In my efforts to improve the quality of my convention videos, I have spent time working through the settings of my DSLR cameras to get the best quality out of them as possible. I went over some settings in my previous article, but I thought only settings themselves were worth spending more time on.
These techniques and settings apply to the K-5 and most likely the K-7 cameras.
Setting: Movie Aperture control (Fixed, Auto). Use FIXED for more control.
Fixed: The camera allows you to chance the aperture at will. When the camera is recording, the aperture will be locked at whatever it was set at. The Auto setting means that the camera will control the aperture completely without user input. Using auto might be good for the sake of simplicity or when using the camera in strong lighting.
Pressing the green button when in Fixed mode will allow the camera to automatically adjust the aperture. It’s a nice feature to get a good starting point on proper exposure of the scene.
Setting: Exposure compensation. Change it depending on your needs.
Cranking down the exposure compensation allows you to create moody lighting or other effects where you don’t want mathematically perfect exposure. The camera will naturally try to “perfectly” exposure the scene, so you will need to use that setting to correct for things like blown out highlights from a bright window in the background.
AE-L (exposure lock). Set this after achieving the exposure you want.
Pentax cameras don’t currently have completely manual exposure control, so it is necessary to lock down automatic signal gain with the AE-L button. Otherwise when filming, the video will have a pulsing effect as your scene changes. For example, if most of your scene has white in the background and a person with a black shirt walks through pretty close to the camera, the camera will attempt to add gain to the signal so the black shirt is brighter, everything else will get brighter as well. When the person walks out of the frame, the auto exposure will decrease gain back to what it was previously, causing that pulsing effect. Locking down the exposure produces much higher quality video as long as you are mindful of your scenes and exposure range in them. If you are moving from a very bright area to a dark one, it is best to just shoot a second clip with different exposure settings.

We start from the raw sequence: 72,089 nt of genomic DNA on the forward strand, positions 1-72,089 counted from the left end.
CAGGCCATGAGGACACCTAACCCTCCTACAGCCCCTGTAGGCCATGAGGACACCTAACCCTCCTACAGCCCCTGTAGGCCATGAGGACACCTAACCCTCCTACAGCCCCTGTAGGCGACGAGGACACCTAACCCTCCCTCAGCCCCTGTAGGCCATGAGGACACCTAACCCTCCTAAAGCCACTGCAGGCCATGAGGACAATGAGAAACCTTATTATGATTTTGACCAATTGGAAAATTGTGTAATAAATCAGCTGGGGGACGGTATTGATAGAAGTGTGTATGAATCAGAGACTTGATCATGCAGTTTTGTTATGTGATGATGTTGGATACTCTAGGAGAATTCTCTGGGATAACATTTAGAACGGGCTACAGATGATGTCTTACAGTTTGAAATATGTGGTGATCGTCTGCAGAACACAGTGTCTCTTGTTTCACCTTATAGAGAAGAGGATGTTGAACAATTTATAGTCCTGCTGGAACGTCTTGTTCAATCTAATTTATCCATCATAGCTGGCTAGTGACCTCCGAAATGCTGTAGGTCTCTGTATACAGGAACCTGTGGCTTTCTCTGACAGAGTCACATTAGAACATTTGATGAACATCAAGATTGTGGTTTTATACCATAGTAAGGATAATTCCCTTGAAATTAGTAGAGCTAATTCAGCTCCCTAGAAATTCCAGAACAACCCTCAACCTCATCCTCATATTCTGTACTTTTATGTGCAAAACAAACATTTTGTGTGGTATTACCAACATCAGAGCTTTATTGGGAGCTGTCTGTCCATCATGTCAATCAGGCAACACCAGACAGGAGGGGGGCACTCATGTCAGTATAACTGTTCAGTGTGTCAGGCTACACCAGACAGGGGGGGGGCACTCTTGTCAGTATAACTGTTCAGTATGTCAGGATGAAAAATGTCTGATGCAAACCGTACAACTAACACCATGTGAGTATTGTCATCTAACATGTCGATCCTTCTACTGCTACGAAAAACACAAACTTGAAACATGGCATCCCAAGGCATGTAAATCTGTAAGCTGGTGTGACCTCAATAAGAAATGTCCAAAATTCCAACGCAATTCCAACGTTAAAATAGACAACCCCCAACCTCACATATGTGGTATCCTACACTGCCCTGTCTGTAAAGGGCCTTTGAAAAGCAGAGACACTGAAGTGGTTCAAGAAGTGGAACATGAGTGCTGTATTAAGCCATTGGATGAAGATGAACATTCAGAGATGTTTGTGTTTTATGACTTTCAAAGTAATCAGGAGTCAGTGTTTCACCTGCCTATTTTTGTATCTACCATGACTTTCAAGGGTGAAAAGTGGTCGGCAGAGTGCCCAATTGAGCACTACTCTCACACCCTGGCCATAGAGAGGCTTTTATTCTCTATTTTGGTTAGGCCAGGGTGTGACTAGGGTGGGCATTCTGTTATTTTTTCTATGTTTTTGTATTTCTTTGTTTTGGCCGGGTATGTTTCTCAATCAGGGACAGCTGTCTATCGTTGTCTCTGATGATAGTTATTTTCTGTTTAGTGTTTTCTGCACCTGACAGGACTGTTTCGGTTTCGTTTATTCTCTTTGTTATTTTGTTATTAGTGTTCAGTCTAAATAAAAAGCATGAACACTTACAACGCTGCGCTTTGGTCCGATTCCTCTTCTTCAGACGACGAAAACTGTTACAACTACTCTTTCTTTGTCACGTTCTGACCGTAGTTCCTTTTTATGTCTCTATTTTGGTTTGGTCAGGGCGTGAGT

Setting: Recorded Pixels. Use HD 30 for 720p 30 FPS video.
Define what resolution and frame rate you want to use. 720p at 30 FPS is a good option to mix performance and file size. Otherwise, depending on your camera, you will have the option of full HD at 1080p or a VGA mode.
Setting: Quality Level. Use 3 start for highest quality.
For example with a 8GB memory card:
*** = 17 minutes 22 seconds
** = 26 minutes 37 seconds
* = 36 minutes 55 seconds
I always use three stars, but files can get very large with the K-5 and K-7 camera bodies due to the simple mjpeg compression format used. The positive is that source video can be high quality with low compression artifacts.
Setting: Cross Processing and Digital Filters.
You have 7 different settings. The manual describes them as the digital equivalent of developing film with the wrong chemicals. From my perspective they look like low contrast tints applied to the video.
Digital filters are similar to cross processing, but a lot more heavy handed with the filtering they apply. These are more gimmicky with things like toy camera, retro, and extracting a color. I don’t use either of these settings when taking videos. You could apply similar effects in post-processing with the right software.
Shake Reduction (On or Off). Turn off when using a tripod.